We offer buoyancy installations as well as inspection of current buoyancy!
Form of buoyancy for seagoing vessels
Buoyancy must consist of either foam or approved plastic bottles, or a combination of both. Buoyant material may not be affected by oil or oil products. Foam should be of a suitable closed cell type (usually a polyurethane type) and until such time as “approved” bottles are identified the only plastic bottles used should be “H.D.P.E.(High Density Polyethylene) Grade 2” plastic bottles with secure watertight caps, or sealed six-sided “boat floats” manufactured of H.D.P.E, designed specifically for the purpose of providing buoyancy in small vessels. Sufficient hatches are to be provided for inspection of the bottles.
Form of buoyancy for inland vessels
Although the same standards are recommended, the reality is that due to the variations of craft involved, strict adherence to the above mentioned standard is not required. A reasonable and appropriate effort should be made to ensure that the vessel cannot sink.
Amount of buoyancy to be provided
It should be obvious that a simple standard amount of buoyancy will not be appropriate as vessels are constructed of various materials such as steel, aluminium, or from lightweight and buoyant materials such as foam sandwich construction. An individual calculation has to be made in every case to ensure that the vessel achieves the desired platform. An industry norm has been developed where 60% built-in buoyancy has been shown to be sufficient on wood and GRP constructions. SAMSA accepts this standard on categories B, C, D and E vessels so constructed.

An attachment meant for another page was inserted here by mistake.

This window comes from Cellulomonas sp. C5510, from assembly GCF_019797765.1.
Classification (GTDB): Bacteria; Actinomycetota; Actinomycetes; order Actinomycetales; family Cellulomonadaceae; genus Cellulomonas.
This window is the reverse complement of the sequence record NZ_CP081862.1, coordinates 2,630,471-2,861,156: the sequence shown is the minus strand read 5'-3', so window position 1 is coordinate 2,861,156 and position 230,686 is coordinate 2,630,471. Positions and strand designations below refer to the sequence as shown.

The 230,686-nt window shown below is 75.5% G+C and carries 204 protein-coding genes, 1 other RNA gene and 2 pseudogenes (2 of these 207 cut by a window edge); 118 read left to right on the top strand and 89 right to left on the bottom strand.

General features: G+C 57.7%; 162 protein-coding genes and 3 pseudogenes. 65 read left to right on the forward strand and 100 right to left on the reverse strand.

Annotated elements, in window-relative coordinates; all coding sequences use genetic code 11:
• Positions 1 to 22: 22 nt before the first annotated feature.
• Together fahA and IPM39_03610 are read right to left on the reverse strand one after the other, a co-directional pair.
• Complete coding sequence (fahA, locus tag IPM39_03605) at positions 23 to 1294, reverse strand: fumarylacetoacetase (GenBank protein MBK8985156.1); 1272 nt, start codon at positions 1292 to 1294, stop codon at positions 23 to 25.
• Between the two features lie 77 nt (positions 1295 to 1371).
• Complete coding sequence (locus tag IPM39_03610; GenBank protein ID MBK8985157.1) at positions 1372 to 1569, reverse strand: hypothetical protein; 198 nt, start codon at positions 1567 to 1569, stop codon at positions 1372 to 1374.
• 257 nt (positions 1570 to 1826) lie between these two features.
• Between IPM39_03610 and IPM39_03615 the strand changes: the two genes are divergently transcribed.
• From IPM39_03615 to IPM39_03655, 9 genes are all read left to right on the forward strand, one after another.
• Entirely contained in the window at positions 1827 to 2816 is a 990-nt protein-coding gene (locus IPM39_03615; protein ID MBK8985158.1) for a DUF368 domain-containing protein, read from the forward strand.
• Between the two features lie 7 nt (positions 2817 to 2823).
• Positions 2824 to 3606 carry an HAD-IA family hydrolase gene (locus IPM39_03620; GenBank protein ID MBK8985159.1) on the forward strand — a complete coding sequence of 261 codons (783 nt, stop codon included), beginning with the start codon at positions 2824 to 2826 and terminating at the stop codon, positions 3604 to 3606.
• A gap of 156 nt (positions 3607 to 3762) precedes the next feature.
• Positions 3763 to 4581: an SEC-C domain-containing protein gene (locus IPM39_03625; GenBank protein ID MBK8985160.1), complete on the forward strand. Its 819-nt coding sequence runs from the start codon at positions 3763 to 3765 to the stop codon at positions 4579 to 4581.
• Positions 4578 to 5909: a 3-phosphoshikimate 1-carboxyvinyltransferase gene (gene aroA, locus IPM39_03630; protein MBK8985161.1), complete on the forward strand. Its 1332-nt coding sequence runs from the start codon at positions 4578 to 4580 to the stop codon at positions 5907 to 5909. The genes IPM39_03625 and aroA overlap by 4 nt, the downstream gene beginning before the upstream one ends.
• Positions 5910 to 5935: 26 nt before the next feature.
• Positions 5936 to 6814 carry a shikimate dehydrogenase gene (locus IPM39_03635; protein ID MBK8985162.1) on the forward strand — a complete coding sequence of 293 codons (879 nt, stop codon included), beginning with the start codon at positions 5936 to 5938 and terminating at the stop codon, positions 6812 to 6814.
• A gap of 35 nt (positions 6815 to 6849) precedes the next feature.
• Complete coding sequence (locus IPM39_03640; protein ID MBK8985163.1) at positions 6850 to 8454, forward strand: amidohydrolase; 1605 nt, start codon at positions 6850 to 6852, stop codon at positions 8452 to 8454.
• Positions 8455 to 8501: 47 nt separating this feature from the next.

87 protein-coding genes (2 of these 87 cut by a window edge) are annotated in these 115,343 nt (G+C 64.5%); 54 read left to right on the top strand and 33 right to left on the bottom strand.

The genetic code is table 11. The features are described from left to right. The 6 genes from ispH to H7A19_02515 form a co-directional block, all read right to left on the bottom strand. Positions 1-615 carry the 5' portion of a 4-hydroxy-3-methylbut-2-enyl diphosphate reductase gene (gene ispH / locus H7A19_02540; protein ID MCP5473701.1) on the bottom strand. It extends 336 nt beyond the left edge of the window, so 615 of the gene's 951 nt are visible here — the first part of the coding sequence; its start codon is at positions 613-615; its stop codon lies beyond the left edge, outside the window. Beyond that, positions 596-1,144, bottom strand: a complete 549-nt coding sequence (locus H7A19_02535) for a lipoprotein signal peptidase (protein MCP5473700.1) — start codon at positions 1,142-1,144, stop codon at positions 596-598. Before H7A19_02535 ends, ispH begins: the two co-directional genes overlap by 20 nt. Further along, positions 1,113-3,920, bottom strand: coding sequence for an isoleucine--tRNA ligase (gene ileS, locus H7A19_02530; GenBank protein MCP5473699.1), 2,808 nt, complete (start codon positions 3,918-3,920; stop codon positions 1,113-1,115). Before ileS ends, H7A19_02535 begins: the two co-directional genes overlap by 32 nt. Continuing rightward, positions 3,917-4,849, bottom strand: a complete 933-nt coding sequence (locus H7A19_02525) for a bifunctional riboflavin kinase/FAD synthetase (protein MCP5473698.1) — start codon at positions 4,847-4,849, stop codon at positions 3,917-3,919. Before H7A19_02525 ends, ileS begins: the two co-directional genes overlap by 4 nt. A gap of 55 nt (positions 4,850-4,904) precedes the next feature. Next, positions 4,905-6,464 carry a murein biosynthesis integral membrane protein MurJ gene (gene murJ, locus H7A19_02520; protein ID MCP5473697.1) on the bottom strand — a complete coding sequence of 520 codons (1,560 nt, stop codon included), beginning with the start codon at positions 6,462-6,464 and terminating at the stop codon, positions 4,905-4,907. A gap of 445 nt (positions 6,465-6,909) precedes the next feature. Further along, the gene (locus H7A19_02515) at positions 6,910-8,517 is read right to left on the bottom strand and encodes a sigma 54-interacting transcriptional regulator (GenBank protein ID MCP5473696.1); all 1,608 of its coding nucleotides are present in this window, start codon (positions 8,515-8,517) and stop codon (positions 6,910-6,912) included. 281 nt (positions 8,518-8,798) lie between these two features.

The 60% means the following:
The volume (Mass) of water displaced by the buoyancy (i.e. the foam or bottles) provided inside the vessel must represent a figure of 60% of the gross weight of the vessel. Gross weight means; the weight of the vessel, engines, stores, fuel, persons etc. (See a worked example on the SAMSA flotation certificate further down)
It is important to note however that this is only a tried and tested formula on the type of vessels for which it is intended, namely the mass of wood and GRP ski-boats which make up the majority of the vessels at sea.
Regarding category R vessels (inland waters) and the exempted vessels mentioned in regulation 27, SAMSA, in conjunction with the Boat Building Industry Association of South Africa (BIASA), has determined that sufficient buoyancy is provided to meet the requirements of the regulations when 30% of the vessel’s weight (weight of boat, engine, fuel, stores, equipment but not persons) is fitted as buoyancy. Once again, this refers to the common wood and GRP constructed vessels.
A different buoyancy requirement applies to inflatable vessels and the regulations require these vessels to have at least 3 compartments, the smallest of which must be able to keep the vessel afloat. Note, a rigid hull is not included in this calculation, and also that extreme uses of inflatable vessels for commercial use such as cargo carrying or the like may require additional buoyancy to the satisfaction of SAMSA, by way of foam filled hulls or additional compartments, as this was never the intention of this exception.
Vessels such as category C, D & E pleasure sailing vessels (yachts) are still exempted from buoyancy or carrying a life raft. They are required to carry life rings (1 per two persons) and operate no more than 30 miles from a safe haven during daylight hours (sunrise to sunset).
The “chukkies” or vessels described as “commercial small vessels, being fishing boats of more than 7 metres in overall length and of such heavy construction that the fitting of built-in buoyancy was impracticable”, were required to comply with the buoyancy requirements as of August 2009, or fit a liferaft. (See regulation 39(3).